ISSN 1470-3947 (print) | ISSN 1479-6848 (online)

Endocrine Abstracts (2012) 28 S1.1

Genetic models of pituitary disease in multiple endocrine neoplasia type 1 (MEN1)

Rajesh Thakker


Nuffield Department of Medicine, University of Oxford, Oxford, United Kingdom.


Multiple endocrine neoplasia type 1 (MEN1) is an autosomal dominant disease characterised by the combined occurrence of parathyroid, pancreatic islet and anterior pituitary tumours. Over 60% of the anterior pituitary tumours in MEN1 patients are prolactinomas, ~25% are somatotrophinomas, ~5% are corticotrophinomas, and the remainder appear to be non-functioning. The MEN1 gene, a tumour suppressor, is located on chromosome 11q13, and more than 1300 MEN1 mutations, which are likely loss-of-function, have been reported. MEN1 encodes a ubiquitously expressed 610-amino acid protein, menin, which has been shown by in vitro studies to have roles in transcriptional regulation, genome stability, cell division, and cell cycle control. To elucidate further the in vivo role of menin, mouse models using conventional or conditional knockout strategies, have been generated through homologous recombination of the mouse Men1 gene. Four conventional Men1 knock-out models have been reported, in which heterozygous (Men1+/−) mice develop multiple tumours of the pancreas, anterior pituitary, and parathyroids. The majority of the pituitary tumours were lacto-somatotrophinomas that also expressed the somatostatin receptor type 2 (SSTR2) and vascular endothelial growth factor-A (VEGF-A). Conditional (i.e. tissue specific) knockout mice have also been generated and these have an advantage in that they do require a sporadic (random) second mutation of the Men1 gene for tumourigenesis, but instead the Men1 alleles can be deleted in all animals at the same time, thereby generating a homogenous population to study. Thus, pancreatic beta-cell-specific Men1−/− mouse models have been generated, utilising the Cre-recombinase under the control of the rat insulin promoter (Rip-Cre), and reported to develop insulinomas. A subset of these conditional knockout mice also developed prolactinomas as Rip-Cre is expressed in the pituitary. Studies of these knockout mice, which represent pre-clinical models, have provided useful insights into the molecular mechanisms that lead to pituitary tumourigenesis.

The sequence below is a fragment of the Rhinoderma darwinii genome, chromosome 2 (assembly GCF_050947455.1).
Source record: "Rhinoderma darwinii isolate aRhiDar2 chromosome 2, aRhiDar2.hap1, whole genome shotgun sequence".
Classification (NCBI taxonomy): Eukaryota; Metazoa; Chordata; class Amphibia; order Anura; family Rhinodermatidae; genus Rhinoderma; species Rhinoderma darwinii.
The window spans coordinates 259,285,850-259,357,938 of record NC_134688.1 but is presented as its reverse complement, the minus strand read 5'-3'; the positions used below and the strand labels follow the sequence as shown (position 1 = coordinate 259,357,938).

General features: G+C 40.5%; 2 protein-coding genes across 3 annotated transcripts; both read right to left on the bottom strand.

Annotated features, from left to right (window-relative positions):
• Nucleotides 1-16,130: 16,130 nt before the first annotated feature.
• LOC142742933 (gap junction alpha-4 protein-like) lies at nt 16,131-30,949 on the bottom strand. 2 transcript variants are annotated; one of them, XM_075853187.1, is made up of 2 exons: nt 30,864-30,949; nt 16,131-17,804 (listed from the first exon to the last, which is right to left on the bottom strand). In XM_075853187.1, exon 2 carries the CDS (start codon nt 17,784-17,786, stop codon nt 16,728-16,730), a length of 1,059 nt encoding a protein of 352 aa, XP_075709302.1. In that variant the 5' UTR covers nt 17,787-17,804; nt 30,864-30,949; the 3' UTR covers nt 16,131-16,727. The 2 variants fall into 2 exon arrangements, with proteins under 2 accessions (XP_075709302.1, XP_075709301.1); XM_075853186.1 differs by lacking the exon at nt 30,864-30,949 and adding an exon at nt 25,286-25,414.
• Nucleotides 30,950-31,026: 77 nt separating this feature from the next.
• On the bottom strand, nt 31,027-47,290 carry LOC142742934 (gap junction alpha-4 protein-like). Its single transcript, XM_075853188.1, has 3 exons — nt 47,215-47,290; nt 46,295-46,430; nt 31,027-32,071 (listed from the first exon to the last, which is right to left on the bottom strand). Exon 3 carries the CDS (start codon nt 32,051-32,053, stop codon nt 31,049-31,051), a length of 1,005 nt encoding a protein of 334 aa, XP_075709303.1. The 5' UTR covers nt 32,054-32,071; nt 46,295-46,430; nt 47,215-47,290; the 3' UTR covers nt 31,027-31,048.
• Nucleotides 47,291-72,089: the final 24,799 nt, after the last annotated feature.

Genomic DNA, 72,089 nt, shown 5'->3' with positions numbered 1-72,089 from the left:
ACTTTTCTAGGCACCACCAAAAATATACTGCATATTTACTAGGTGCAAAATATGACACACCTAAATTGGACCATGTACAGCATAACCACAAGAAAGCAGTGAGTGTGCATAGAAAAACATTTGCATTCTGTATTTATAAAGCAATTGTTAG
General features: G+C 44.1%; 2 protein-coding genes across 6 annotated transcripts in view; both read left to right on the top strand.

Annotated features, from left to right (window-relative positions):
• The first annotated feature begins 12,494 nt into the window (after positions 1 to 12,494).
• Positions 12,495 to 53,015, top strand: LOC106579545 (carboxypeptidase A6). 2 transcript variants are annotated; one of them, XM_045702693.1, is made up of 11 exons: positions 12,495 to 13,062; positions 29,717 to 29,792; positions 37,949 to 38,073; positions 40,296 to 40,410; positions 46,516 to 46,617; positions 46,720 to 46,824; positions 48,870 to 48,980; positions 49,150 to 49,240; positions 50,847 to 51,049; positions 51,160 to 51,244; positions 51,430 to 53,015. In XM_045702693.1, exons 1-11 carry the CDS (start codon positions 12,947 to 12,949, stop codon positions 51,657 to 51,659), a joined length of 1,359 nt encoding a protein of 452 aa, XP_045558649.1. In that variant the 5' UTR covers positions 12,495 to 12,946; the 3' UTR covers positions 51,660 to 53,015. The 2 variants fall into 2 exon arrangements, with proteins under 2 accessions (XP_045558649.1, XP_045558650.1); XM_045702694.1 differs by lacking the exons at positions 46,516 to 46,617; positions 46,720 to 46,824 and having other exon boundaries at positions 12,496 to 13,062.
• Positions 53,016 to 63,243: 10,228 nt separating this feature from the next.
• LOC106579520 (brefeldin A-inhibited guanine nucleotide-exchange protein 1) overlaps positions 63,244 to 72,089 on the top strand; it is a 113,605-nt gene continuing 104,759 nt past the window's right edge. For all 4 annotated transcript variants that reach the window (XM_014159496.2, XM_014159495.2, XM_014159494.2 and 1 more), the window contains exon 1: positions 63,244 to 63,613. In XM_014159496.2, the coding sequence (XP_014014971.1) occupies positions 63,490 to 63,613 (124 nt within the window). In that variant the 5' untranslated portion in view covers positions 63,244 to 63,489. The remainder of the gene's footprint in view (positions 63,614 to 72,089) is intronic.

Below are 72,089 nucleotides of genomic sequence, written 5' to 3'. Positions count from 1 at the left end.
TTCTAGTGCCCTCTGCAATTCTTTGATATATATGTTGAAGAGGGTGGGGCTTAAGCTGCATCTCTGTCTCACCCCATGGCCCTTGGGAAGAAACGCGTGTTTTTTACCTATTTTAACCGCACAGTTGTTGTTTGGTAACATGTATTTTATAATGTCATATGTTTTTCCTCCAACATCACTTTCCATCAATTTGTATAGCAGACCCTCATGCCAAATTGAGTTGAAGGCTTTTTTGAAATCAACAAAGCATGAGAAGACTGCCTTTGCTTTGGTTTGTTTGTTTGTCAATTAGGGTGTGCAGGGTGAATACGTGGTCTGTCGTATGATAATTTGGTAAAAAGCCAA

Declaration of interest: There is no conflict of interest that could be perceived as prejudicing the impartiality of the research reported.

Funding: Declaration of Funding: MRC Programme Grant - G9825289 and G1000467.

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